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Tapioca Pearls in Boba Bubble Tea Might Cause Cancer

Salutations from your worst bubble tea-related nightmares, you're welcome
 Tapioca Pearls in Boba Bubble Tea Might Cause Cancer
 
 

Happy Friday! Here, have some horrors to ruin your weekend. You know the delightful little chewy tapioca balls that transform regular old milk tea and coffee and slushies into that delightful treat named bubble tea – boba if you’re nasty? Yeah well, those tapioca balls may actually be nastier than you. A new report out of Germany this week finds that those boba balls have been found to contain carcinogenic chemicals known as “aspolychlorinated biphenyls” (PCBs).

According to Huffington Post, the report was made by German researchers at the University Hospital Aachen, who tested tapioca balls from a German boba chain that uses tapioca balls manufactured in Taiwan. The results weren’t pretty:

 

"[What we found] includes in particular styrene, acetophenone, and brominated substances that shouldn't be in food at all," scientist Manfred Möller, of the Institute of Hygiene and Environmental Medicine at the University Hospital Aachen, told German newspaper The Local, notes the AFP.

 

The Styrene Information & Research Center asserts that styrene, a compound derived from benzene and often used in rubbers and plastics, is present in many foods and beverages in their natural state. But on the other hand, styrene has specifically been linked to cancer by the National Toxicology Program. In general, PCBs are known to wreak environmental havoc and are strongly linked with liver cancer, as well as uterine and cervical cancer due to the chemicals’ tendency to mimic estrogen. The Huffington Post report adds that PCB manufacturing has been banned in the United States since the 1970s, due to its environmental and health risks. Not that this stops production in other countries, obviously.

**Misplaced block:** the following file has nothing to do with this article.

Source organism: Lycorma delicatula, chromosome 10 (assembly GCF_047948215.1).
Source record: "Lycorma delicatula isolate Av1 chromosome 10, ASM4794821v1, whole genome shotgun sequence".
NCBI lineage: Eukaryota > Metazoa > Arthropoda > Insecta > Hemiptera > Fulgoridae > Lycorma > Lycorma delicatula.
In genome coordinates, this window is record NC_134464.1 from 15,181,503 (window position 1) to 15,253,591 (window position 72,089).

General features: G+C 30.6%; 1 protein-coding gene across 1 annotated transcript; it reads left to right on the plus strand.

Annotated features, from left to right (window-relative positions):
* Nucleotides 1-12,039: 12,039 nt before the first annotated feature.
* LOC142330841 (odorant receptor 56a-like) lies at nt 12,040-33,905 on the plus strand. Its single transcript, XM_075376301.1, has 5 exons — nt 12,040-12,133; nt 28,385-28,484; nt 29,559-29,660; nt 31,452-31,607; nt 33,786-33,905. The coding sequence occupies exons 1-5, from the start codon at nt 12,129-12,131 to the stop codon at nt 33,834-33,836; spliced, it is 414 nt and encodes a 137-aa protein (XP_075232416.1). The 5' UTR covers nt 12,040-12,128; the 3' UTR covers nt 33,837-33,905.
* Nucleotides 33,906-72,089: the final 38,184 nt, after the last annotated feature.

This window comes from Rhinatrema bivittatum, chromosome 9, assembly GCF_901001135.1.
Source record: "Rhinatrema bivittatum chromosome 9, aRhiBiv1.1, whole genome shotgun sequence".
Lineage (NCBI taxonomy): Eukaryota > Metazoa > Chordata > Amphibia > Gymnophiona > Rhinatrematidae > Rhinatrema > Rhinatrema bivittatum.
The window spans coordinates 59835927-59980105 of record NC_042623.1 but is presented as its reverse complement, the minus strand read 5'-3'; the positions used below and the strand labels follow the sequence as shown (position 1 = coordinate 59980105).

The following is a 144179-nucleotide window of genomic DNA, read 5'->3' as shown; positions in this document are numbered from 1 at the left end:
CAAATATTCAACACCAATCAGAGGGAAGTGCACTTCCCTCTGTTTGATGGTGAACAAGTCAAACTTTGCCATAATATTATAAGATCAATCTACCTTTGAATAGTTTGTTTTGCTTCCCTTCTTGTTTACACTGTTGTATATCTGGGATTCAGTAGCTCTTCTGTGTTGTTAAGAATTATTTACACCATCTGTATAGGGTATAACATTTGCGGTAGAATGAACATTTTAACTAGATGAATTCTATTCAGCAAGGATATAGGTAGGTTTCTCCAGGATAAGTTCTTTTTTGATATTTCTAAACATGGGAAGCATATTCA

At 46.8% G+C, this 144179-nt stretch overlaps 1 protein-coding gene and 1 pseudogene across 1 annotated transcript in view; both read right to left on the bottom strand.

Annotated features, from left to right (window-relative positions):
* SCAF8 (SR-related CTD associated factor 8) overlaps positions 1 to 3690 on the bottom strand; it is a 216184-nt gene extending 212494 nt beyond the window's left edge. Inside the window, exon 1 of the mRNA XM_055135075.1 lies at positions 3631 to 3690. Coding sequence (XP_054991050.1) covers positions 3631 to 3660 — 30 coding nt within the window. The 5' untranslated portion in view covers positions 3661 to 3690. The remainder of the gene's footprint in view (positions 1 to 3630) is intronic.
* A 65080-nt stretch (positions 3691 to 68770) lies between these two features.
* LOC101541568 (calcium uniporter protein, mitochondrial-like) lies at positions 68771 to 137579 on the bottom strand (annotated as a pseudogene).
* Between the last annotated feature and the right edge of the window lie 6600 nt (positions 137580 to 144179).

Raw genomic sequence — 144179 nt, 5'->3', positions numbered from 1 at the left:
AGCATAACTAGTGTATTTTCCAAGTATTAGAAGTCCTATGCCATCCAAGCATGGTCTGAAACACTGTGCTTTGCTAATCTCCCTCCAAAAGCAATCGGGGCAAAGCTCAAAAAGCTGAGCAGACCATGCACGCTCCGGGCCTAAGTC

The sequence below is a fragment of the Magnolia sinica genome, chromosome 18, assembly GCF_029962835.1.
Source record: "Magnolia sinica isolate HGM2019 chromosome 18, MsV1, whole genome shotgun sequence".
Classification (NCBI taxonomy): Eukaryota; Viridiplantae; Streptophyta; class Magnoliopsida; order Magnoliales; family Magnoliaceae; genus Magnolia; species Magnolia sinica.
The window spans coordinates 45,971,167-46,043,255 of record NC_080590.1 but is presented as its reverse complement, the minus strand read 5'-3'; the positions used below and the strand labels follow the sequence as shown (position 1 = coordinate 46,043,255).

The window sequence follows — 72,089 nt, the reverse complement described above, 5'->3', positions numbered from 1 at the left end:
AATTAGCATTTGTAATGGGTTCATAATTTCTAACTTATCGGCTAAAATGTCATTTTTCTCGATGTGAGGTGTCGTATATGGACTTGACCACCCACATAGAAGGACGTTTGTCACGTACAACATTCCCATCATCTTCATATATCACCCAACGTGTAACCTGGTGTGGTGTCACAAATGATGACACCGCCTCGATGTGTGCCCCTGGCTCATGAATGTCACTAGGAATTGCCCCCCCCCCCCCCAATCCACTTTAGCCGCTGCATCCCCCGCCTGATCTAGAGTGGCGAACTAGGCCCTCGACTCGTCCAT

This isn’t the first time boba has come under fire: not too long ago, doctors voiced concern about the choking hazard posed by the tapioca balls when consumed by young children. But hey, don’t give young children boba – problem solved. You can have a juice box, this is a treat for when you’re older like chewing gum and hard alcohol. Aspolychlorinated biphenyls, on the other hand, are a problem that can’t be fixed by age and caution alone.

So have a great weekend, everyone! May the tapioca balls at your favorite boba shop be all-natural, locally sourced, and PCB-free. As for us, we’re going to go cry into our keyboard. (And then probably go to Tea Station for a brown sugar milk tea because, boba, we just can’t quit you.)

 

[SOURCE: Huffington Post]



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